In response to COVID-19, and as an attempt to flatten the curve, many of us are working from home. There are steps we can take to manage the risks that working offsite can present. To protect our employers, we should take security precautions; to protect our mental health, we need to practice self-care.

We spoke to some experts to gain insight.

Cat Coode, Founder, CIPP/C and Data Privacy Expert, warns that when working from home, you may not be protected by the cybersecurity measures that your company has in place. She cautions that while cloud services can be convenient, they may not be secure. A VPN (Virtual Private Network) can be set up for your own devices allowing your messages and files to pass through a secure and encrypted server. Implementing multiple authentication methods will also help.

“These extra steps may seem unnecessary, but hackers are savvy. It is worth following all the steps laid out by your workplace to keep you and your company safe,” Coode said. (Learn more about security and its importance.)

Unfortunately, Code says there may also be a greater risk of scams related to COVID-19 including malicious links to websites or threats that prey on companies who may have their guard down. Coode says now, more than ever, we should be vigilant about not clicking links or opening files we are not 100 per cent certain about.

While we can generally agree that greater things can be achieved through collaboration, working from home may cause barriers to collaboration. Coode said there are free or freemium services that can help. She recommends Cisco Webex, Microsoft Teams or Zoom for team meetings.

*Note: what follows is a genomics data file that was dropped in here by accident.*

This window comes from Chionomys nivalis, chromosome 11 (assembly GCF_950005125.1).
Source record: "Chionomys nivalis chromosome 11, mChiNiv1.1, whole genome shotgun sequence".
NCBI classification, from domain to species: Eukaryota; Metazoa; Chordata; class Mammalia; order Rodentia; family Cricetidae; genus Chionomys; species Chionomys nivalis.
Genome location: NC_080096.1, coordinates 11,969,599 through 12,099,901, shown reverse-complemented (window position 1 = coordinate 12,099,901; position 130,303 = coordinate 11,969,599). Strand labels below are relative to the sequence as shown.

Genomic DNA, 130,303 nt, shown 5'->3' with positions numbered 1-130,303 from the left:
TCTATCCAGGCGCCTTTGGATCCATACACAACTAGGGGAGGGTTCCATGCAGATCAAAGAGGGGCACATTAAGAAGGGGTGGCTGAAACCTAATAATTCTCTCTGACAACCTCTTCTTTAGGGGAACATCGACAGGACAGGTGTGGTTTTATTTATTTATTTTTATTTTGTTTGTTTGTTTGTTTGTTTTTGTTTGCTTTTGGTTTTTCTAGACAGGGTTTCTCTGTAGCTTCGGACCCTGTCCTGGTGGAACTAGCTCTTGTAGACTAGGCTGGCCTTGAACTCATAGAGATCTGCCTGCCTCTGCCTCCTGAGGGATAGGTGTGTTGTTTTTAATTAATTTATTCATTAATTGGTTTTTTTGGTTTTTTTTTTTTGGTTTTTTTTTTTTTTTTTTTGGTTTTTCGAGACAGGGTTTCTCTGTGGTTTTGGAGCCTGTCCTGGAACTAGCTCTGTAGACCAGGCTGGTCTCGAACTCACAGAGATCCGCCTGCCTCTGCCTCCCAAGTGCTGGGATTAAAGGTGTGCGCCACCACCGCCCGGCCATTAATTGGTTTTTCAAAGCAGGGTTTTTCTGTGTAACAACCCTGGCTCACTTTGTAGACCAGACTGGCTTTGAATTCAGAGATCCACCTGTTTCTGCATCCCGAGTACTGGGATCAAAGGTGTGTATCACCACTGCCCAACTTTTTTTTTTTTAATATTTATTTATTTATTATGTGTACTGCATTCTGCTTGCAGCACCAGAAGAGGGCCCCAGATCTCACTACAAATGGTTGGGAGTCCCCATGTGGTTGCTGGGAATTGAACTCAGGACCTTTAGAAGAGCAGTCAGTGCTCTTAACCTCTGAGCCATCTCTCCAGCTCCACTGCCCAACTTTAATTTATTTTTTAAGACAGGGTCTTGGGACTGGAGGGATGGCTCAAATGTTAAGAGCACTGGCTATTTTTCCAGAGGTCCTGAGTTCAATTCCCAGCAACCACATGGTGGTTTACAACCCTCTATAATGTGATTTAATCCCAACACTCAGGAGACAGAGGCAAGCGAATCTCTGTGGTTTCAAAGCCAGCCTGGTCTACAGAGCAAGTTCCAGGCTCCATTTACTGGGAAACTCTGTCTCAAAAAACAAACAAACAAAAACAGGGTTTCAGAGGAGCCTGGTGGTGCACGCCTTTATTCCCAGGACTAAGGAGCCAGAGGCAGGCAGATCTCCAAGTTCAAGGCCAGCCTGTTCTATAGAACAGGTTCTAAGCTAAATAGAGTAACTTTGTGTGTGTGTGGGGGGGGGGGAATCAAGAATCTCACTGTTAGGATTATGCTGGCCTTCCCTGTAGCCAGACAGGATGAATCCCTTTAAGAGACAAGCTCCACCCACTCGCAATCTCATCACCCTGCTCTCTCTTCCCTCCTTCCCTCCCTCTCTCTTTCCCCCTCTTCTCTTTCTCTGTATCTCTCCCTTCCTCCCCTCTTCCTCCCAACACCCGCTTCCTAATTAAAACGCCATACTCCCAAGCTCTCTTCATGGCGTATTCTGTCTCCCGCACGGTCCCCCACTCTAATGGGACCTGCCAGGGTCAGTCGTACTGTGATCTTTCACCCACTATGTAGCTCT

“For ongoing conversations, Slack is an excellent tool where you can run various channels by topic and by audience,” Coode said.

In order to avoid feeling isolated while working from home, Suzanne Gordon, Senior Nurse Manager, Elective Psychiatry at Homewood Health says it’s important to maintain your regular schedule and keep your workspace separate from where you relax. She also suggests working in natural light, taking breaks to stretch and breath and to consider mediation and yoga. She also suggests remaining active on your work or industry social media sites and teleconferencing whenever possible to maintain person-to-person conversation.

You can support others by staying in contact as much as possible via telephone, skype or other platforms, she added.  “Using the telephone, the old-fashioned way, really helps us stay connected,” she said. “Set a daily check-in meeting or chat to stay in touch with latest developments and changes that may affect your friends, your associates or customers.”

Gordon also recommends eating healthy, getting exercise, listening to music or podcasts and getting outside to avoid feeling isolated. “Walks are enjoyable and free. With the nice weather, it is so easy to get outside.”

Perhaps you have great tips for staying connected, cyber security or self care? If so, share on social, tag us and #SocialDistance or #PhysicalDistance. Helping each other builds community!